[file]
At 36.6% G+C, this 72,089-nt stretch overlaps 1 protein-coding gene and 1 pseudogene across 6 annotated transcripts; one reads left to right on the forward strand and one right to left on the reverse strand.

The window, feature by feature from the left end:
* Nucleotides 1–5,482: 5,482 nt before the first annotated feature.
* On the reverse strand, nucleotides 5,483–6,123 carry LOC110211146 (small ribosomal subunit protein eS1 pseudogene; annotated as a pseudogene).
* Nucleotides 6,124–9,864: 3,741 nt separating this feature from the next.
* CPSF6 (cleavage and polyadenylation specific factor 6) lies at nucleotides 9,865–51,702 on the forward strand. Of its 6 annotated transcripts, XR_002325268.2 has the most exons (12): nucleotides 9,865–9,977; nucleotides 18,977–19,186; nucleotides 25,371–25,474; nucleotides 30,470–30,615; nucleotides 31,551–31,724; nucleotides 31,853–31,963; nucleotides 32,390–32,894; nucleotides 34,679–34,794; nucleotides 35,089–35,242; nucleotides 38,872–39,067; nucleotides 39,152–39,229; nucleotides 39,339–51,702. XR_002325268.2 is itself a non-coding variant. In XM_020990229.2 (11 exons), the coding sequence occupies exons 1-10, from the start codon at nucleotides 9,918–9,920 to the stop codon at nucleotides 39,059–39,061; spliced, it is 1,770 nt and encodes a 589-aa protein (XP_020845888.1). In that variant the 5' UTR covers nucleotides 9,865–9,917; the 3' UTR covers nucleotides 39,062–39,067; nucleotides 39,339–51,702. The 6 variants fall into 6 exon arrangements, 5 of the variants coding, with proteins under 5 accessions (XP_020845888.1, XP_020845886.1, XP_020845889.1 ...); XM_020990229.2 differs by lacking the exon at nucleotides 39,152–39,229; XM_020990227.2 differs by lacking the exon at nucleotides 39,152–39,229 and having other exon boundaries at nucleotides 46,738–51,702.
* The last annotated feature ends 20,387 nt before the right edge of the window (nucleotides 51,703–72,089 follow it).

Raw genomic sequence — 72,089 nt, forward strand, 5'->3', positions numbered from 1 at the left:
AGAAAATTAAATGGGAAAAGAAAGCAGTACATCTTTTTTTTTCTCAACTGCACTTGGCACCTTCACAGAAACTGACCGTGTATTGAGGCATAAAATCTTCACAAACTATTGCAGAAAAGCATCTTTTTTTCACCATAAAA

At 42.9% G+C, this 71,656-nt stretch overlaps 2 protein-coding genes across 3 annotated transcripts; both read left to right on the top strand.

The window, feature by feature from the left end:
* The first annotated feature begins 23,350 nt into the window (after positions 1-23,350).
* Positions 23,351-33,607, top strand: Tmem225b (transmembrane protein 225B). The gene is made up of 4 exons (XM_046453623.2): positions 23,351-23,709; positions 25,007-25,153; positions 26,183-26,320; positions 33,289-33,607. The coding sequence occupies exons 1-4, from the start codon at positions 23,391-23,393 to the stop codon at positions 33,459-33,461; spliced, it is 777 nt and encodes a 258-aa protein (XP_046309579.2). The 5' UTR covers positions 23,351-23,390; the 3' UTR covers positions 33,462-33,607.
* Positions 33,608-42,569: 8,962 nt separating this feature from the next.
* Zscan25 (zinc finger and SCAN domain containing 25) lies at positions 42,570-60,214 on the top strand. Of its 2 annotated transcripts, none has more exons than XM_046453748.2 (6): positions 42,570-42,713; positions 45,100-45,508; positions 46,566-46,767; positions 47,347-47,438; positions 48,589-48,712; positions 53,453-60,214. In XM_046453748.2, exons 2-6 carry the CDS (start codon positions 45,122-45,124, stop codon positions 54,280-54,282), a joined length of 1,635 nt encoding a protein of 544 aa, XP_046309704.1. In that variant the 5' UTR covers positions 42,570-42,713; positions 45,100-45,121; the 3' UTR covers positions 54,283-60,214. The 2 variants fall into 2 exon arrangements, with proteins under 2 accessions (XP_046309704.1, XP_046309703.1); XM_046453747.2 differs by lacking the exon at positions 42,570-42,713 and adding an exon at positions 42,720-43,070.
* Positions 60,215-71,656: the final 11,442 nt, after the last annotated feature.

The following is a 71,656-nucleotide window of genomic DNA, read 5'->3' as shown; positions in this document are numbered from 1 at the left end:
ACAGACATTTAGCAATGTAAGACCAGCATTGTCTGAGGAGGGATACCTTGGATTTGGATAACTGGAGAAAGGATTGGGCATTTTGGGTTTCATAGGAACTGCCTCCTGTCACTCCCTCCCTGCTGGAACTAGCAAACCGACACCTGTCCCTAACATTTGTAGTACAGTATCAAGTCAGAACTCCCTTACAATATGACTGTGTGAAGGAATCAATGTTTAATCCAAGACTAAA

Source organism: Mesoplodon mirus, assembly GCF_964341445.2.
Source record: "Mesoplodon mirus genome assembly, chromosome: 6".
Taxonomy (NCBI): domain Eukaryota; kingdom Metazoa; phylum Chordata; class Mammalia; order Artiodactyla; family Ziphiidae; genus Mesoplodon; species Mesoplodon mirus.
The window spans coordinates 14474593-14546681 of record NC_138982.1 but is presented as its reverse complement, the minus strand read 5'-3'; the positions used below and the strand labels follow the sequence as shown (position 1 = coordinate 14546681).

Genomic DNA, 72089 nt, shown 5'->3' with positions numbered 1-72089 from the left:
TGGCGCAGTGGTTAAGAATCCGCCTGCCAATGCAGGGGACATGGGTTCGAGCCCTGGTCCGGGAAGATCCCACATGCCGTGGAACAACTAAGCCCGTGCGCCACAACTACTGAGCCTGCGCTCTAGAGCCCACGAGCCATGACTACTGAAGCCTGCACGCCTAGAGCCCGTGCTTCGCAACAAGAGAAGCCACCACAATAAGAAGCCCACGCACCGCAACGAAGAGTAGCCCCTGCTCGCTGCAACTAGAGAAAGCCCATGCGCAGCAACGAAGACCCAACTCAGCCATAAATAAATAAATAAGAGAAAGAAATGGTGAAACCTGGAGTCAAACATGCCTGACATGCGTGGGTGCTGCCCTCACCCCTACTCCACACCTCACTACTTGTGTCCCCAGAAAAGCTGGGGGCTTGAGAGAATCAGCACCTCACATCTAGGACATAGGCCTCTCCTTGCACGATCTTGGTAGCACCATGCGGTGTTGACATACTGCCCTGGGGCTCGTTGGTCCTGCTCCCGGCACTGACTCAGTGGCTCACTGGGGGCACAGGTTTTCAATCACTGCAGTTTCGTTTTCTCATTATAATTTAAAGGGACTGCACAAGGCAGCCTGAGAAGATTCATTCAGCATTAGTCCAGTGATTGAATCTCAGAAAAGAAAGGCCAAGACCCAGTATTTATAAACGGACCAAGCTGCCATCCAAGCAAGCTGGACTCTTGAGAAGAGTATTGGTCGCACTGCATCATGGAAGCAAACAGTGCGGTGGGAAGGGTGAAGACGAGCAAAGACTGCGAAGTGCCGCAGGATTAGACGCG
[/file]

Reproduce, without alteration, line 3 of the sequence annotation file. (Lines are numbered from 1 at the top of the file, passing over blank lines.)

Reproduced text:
* Nucleotides 1–5,482: 5,482 nt before the first annotated feature.